The future comes to Pincourt, as owners of new 3-D print shop challenge the imagination
MONTREAL, QUE.: JANUARY 17, 2015 -- Claudia Schmidt left demonstrates the scanning procedure with one of the designers of MatterThings Mike Boutin right, in Pincourt, on Saturday, January 17, 2015. (Peter McCabe / MONTREAL GAZETTE)
As owners José Hoyo and Claudia Schmidt walk through their 3-D printing shop in Pincourt, explaining the differences between the 15 printers they have on hand, the same scene can be seen again and again outside the shop.
Passers-by slow their walk as they go by, some stopping completely to stare and point. A few even do a double-take, strolling by before inching back for another look.
“Almost everybody has heard of it, or seen it on television,” Schmidt said of 3-D printing. “But seen it live? Few actually have.”
It’s the appeal of their shop, MatterThings, which they consider to be the first storefront 3-D printing shop in Canada: people can actually walk in and see the machines at work.
Or, as Hoyo enthusiastically put it: “People can come in with a picture and we can make it an object. They can come in with an idea, and we can make it a reality.”
The process is still lost on many who enter the store, and a big part of running the operation is taking the time to explain it to people. The simplest explanation?
“It’s a robotic glue gun, really,” Hoyo said, explaining the rest as plainly as he could.
A string of biodegradable corn-plastic feeds the printer before being melted and laid down in successive layers, the whole process controlled by a computer program that knows the 3-D design needed. A small fan cools it off as it finishes and, before long, the object is ready.
Both Hoyo and Schmidt have always liked to tinker with things — he would assemble clocks and radios as a child, she took a liking to building websites. They later built a home together by hand over a five-year period.
While spending years in the aviation industry, they rubbed shoulders with engineers and eavesdropped on conversations about 3-D printing. When the machines themselves became easier to get a few years ago after early patents expired, they bought one and put it in their basement in Pincourt.
For them, the machine was a whole new way of tinkering and building.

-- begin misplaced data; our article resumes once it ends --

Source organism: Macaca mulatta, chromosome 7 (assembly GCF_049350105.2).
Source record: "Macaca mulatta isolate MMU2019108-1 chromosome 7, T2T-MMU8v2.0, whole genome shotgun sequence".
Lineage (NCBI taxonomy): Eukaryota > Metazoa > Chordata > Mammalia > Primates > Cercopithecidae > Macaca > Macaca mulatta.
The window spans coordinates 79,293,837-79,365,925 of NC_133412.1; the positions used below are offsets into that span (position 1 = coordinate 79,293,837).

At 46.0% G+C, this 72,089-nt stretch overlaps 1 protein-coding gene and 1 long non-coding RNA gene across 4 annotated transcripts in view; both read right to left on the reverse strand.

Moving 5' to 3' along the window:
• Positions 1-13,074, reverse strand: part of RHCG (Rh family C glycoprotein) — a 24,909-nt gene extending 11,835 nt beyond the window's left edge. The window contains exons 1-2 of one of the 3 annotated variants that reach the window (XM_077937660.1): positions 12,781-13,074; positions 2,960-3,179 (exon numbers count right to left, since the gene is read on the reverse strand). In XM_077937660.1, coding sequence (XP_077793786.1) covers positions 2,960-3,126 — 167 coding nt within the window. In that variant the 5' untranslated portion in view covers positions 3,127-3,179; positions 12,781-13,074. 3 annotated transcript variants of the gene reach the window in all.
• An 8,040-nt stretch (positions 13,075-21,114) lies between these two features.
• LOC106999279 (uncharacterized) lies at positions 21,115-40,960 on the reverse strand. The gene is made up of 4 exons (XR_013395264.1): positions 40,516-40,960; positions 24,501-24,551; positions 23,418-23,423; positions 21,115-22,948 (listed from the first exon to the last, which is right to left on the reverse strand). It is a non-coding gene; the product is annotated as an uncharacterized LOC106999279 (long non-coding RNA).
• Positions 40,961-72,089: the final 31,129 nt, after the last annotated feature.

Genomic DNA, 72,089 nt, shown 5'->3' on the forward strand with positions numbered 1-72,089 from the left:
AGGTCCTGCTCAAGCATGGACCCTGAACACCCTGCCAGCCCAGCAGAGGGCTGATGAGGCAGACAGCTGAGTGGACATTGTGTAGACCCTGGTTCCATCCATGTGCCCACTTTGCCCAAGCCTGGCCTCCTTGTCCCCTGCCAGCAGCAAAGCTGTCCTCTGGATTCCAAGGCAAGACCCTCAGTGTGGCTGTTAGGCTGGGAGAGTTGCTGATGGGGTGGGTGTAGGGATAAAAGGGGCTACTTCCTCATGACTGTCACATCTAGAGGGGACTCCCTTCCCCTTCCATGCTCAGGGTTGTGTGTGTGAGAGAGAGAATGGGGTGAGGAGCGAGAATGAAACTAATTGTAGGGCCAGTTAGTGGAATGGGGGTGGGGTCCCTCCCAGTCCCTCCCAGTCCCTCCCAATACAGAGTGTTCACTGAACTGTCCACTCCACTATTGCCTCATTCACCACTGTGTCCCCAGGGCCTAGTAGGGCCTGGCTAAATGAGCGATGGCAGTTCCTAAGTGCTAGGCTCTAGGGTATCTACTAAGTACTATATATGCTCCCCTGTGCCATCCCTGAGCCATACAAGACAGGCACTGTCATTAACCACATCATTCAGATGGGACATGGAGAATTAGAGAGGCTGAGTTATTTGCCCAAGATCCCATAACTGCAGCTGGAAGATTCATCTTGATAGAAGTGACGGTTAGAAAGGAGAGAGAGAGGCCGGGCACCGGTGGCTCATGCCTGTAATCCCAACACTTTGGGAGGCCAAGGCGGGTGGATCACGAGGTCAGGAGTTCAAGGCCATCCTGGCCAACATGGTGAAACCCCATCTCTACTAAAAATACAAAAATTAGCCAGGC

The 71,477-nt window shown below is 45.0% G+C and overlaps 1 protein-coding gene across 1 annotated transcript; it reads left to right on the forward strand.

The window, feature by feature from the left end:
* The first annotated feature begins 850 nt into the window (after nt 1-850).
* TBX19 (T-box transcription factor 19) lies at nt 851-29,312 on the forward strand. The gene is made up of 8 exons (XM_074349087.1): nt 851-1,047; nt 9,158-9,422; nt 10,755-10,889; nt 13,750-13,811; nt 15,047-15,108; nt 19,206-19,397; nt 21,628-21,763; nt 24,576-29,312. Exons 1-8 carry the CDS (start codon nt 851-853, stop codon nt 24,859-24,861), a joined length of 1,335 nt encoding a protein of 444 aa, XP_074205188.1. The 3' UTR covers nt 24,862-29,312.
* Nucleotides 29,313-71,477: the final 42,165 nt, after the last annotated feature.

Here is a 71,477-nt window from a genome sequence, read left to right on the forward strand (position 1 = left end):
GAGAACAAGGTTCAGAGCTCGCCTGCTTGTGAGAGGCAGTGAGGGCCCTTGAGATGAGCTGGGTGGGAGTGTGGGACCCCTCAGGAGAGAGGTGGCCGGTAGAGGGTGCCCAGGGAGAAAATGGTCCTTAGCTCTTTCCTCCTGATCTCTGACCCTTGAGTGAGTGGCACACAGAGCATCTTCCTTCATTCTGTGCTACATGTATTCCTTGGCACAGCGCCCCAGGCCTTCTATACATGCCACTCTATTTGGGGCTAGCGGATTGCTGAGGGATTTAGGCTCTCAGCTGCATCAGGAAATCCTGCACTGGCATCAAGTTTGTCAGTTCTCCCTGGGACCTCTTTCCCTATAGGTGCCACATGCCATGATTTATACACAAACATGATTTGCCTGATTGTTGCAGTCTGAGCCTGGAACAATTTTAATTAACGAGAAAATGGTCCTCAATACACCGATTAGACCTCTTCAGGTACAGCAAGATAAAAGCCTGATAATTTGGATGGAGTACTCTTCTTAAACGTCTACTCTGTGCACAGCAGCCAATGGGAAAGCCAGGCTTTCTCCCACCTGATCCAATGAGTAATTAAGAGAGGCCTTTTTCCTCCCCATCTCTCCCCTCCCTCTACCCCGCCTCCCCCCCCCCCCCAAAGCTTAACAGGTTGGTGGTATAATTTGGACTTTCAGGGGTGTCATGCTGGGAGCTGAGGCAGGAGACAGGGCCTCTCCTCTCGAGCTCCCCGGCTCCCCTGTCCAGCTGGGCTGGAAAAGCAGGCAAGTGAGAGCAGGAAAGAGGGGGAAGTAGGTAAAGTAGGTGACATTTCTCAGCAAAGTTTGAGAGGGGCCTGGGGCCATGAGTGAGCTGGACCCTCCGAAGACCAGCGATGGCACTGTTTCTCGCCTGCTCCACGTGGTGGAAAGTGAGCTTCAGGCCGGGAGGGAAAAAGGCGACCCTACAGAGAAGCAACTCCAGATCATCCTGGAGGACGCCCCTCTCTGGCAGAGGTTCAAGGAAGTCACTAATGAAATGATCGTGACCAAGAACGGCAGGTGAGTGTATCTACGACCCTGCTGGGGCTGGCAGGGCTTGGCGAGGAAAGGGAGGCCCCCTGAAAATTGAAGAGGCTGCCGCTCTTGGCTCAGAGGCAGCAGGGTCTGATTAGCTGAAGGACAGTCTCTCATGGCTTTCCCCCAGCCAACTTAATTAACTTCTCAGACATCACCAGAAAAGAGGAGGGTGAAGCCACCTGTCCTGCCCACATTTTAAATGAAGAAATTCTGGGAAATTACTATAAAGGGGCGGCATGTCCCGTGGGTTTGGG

After a few burns, they got the hang of the technology and put a message out online that they had a 3-D printer. Orders started coming in, and soon enough, people started asking if they could come see the machine in their Pincourt basement.
As demand grew, they started buying more printers, and three months ago, they finally opened up shop.
Though they haven’t paid themselves salaries yet, they plan to break even this year. “We’ve slept about four hours a night since,” Hoyo joked over the constant hum of the machines printing. “But that’s a good problem to have.”
Demands have varied since the fall, from teenagers completing school projects to seniors coming in looking for specific parts to antique cars.
“The most unassuming person who walks in will end up having the most interesting project,” Hoyo said. “A lot of it comes down to imagination.”
Most orders are for household items that normally couldn’t be replaced: knobs for washing machines, pieces for paper printers, toaster buttons, jewelry. One client recreated his wife’s broken cookie cutters so she could bake her treats again.
Michel Blais, 50, uses the store to order Beethoven busts to paint at home. Years ago he had asked a sculptor to make the same thing, and he says it took 10 months and costs $500. In the last two weeks, he’s been able to order 10 from the store for a fraction of the price. “The possibilities are just amazing,” he said.
These, of course, are the little projects one 3-D print shop has taken on in only a few months, but the owners see what the future could really bring.
Hoyo showed off a prosthetic hand they built: the palm, joints, finger sections all made of different materials and connecting in a way that makes it move like a real human hand.
It took about 3.5 hours to print the palm, and each finger component took between five and 20 minutes, Hoyo said. Around $40 of material.
His eyes light up when he explains the possibilities of providing 3-D printed prosthetic limbs to Third World countries. They get even wider and more expressive as he explains studies showing that in barely four years time, functional human organs will be able to be “printed.” After all, he said, a kidney for a rat has already been done.
“It’s going to change the world,” he said, closing the fist he created. “It really is.”
Last week, the shop’s printers were running full throttle as they tried to fill an order for 400 dollhouses. One printer was putting together parts of the roof, others were printing miniature couches, beds and lamps. One was shooting out eight miniature golden retrievers at the same time, all perfectly identical.
The day before, the shop was busy with a completely different project. A retired pilot, part of a local club that builds model aircraft, had an idea.
They sat him down in he middle of the shop on a large box, his feet elevated on two smaller cubes. In his hands was a makeshift control stick. They circled around him with a scanner they use for designs, and are now working on printing out miniature versions of him to put in his model airplanes.
Showing the result, Hoyo nodded in approval at its details. “You can even see his smile.”
MatterThings Inc. - 3D Printing
Pincourt, Quebec, Canada
1142, Rue Marie-Anne Est, Office #22
Montreal, Québec H2J 2B7
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- MatterThings Inc.